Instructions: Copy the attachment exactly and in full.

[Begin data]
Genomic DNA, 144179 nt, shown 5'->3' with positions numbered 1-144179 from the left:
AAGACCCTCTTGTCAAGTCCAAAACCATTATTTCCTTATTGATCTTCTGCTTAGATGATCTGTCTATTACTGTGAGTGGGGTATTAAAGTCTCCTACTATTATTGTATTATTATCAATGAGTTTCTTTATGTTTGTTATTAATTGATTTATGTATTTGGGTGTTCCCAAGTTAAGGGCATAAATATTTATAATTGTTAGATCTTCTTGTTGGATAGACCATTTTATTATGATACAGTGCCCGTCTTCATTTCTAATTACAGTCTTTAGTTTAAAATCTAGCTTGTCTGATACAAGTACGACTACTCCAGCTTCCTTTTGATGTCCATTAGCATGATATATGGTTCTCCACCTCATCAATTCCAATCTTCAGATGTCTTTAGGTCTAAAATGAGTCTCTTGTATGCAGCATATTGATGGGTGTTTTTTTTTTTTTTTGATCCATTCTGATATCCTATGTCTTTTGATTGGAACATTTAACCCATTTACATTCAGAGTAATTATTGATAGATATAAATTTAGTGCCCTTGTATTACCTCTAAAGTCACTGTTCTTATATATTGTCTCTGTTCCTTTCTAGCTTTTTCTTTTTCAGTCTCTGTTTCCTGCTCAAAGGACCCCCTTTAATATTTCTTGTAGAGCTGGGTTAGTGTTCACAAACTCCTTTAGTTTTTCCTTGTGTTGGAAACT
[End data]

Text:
Genomic DNA, 144179 nt, shown 5'->3' with positions numbered 1-144179 from the left:
AAGACCCTCTTGTCAAGTCCAAAACCATTATTTCCTTATTGATCTTCTGCTTAGATGATCTGTCTATTACTGTGAGTGGGGTATTAAAGTCTCCTACTATTATTGTATTATTATCAATGAGTTTCTTTATGTTTGTTATTAATTGATTTATGTATTTGGGTGTTCCCAAGTTAAGGGCATAAATATTTATAATTGTTAGATCTTCTTGTTGGATAGACCATTTTATTATGATACAGTGCCCGTCTTCATTTCTAATTACAGTCTTTAGTTTAAAATCTAGCTTGTCTGATACAAGTACGACTACTCCAGCTTCCTTTTGATGTCCATTAGCATGATATATGGTTCTCCACCTCATCAATTCCAATCTTCAGATGTCTTTAGGTCTAAAATGAGTCTCTTGTATGCAGCATATTGATGGGTGTTTTTTTTTTTTTTTGATCCATTCTGATATCCTATGTCTTTTGATTGGAACATTTAACCCATTTACATTCAGAGTAATTATTGATAGATATAAATTTAGTGCCCTTGTATTACCTCTAAAGTCACTGTTCTTATATATTGTCTCTGTTCCTTTCTAGCTTTTTCTTTTTCAGTCTCTGTTTCCTGCTCAAAGGACCCCCTTTAATATTTCTTGTAGAGCTGGGTTAGTGTTCACAAACTCCTTTAGTTTTTCCTTGTGTTGGAAACT